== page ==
Q: On that, Jay. Last week the President suggested one consequence of a government shutdown would be Social Security checks not going out. During the Clinton shutdowns, Social Security checks did continue going out. Is there reason to believe it would be different this time around?
MR. CARNEY: Well, look, as I said, we're confident that we can find the common ground that we need to find in order to avoid a government shutdown, and that leaders in both parties agree that that's what we need to do.
The President was pointing out some of the consequences, the potential consequences of failing to act, of failing to prevent a shutdown. And some recipients, new retirees, new applications might not receive their checks. If retirees have questions about their checks, if they didn't get their check in the mail, if they have a change of address, all those things could prevent them from getting their check.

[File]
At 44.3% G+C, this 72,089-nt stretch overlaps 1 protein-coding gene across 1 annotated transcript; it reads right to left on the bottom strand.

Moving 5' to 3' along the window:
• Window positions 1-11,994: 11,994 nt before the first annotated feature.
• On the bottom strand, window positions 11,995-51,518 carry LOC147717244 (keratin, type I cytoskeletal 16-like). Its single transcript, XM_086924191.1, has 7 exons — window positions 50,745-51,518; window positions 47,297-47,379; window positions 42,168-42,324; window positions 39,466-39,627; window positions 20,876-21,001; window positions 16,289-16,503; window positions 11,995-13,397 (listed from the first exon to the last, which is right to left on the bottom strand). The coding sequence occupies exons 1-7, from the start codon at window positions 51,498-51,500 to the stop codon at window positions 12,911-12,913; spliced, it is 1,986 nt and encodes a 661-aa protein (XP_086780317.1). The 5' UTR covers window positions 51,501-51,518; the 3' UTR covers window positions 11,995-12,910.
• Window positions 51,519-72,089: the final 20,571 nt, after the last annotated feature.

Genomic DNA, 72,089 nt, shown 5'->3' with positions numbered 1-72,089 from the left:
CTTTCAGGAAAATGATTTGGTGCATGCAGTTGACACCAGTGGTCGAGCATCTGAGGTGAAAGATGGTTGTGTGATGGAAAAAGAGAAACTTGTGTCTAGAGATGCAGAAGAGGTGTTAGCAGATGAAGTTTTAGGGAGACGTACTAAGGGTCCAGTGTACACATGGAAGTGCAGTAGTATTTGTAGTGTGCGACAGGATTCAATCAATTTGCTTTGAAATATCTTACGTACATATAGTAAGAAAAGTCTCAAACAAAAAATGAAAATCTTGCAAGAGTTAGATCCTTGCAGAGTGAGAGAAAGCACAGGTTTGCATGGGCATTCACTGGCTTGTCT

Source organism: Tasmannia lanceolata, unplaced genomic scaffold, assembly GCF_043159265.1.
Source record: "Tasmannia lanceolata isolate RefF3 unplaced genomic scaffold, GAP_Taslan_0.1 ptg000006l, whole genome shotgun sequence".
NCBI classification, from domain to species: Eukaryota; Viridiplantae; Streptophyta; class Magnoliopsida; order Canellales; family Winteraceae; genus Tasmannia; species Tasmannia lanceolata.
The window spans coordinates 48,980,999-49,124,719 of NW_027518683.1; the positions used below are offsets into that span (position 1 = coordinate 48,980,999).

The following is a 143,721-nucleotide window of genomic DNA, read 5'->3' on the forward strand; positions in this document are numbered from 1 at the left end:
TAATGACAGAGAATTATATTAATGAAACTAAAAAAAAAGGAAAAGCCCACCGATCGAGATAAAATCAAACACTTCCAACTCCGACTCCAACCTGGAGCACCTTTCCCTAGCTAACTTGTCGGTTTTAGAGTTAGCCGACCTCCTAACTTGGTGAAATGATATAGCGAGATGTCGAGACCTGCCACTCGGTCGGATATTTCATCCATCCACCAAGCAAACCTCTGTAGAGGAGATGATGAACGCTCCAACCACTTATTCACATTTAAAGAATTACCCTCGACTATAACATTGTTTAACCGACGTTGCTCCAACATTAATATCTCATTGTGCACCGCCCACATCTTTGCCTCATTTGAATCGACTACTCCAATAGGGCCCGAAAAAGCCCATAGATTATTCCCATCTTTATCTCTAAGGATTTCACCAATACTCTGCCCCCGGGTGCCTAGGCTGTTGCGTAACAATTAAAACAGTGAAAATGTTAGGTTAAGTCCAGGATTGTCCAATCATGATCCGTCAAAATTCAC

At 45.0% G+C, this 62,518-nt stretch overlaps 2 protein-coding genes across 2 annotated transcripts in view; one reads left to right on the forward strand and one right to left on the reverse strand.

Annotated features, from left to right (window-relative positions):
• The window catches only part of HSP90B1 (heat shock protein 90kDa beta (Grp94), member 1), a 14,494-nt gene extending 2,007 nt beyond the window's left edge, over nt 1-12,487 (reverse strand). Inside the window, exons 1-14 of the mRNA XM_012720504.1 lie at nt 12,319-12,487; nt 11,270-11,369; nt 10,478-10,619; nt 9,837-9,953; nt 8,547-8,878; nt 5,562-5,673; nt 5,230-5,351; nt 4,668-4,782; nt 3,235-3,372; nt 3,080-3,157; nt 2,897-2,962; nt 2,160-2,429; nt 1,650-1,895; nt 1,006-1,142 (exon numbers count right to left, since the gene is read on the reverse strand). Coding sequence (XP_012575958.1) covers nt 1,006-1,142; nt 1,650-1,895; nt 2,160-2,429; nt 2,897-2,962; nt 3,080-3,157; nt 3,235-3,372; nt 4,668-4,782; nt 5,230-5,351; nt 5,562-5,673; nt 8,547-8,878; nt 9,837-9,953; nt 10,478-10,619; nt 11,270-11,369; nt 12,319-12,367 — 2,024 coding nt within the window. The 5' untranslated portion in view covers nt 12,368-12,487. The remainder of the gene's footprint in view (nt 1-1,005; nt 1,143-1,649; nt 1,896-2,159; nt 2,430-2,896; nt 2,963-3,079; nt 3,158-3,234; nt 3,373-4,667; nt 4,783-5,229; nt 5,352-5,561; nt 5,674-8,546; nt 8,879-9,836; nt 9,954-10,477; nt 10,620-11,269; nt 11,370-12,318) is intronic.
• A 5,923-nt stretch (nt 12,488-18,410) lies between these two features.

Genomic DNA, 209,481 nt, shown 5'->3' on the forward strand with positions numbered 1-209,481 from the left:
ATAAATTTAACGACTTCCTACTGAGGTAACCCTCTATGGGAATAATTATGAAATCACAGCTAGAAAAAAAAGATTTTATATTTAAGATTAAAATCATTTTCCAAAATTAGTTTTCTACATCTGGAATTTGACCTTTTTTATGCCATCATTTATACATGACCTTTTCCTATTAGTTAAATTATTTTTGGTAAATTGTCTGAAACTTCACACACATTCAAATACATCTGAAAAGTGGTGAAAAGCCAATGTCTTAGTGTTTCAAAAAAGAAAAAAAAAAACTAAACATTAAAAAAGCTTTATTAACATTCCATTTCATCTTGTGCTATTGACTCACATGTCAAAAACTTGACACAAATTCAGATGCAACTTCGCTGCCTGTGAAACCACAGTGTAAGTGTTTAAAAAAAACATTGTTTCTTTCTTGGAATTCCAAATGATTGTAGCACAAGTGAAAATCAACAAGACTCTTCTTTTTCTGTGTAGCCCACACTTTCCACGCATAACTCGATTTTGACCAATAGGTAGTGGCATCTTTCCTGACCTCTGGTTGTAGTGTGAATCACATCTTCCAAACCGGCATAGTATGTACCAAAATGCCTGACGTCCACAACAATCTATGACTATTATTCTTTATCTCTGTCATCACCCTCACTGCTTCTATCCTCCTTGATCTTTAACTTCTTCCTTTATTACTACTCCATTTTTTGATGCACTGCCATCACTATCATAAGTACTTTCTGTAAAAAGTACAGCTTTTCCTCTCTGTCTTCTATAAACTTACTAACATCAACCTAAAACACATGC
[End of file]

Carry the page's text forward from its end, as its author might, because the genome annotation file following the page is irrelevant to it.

So there are obviously consequences that directly affect people who are recipients of Social Security benefits, and there could be. But the broader point is that the uncertainty created by this, the number of consequences that could unfold if this does happen, would create the kind of environment that would be harmful to the economy overall, which would then -- Speaker of the House said yesterday he's focused on jobs and the economy; the President makes clear every day, as he will this afternoon when he speaks with his new council on jobs and competitiveness, that he's focused on jobs and the economy. And we do not want and we do not believe the leaders of Congress and we know the American people don't want actions to be taken in Washington that upset this recovery, set us back, affect growth and affect job creation.
Q: Jay, there are reports on the ground from Benghazi and other cities of people being killed -- a woman, for instance, I think this was Tripoli, there was a report of a woman being shot for standing on the balcony to sort of look out and see what was going on. There was a quote I think in a CNN dispatch today of a person in a crowd in Benghazi saying, "We are being murdered and the world is just standing by." The President yesterday said the world is watching. What is the message the administration is giving to the people who are being killed right now in Libya about what the United States intends to do to keep this kind of thing from happening to people who are simply exercising their desire for freedom?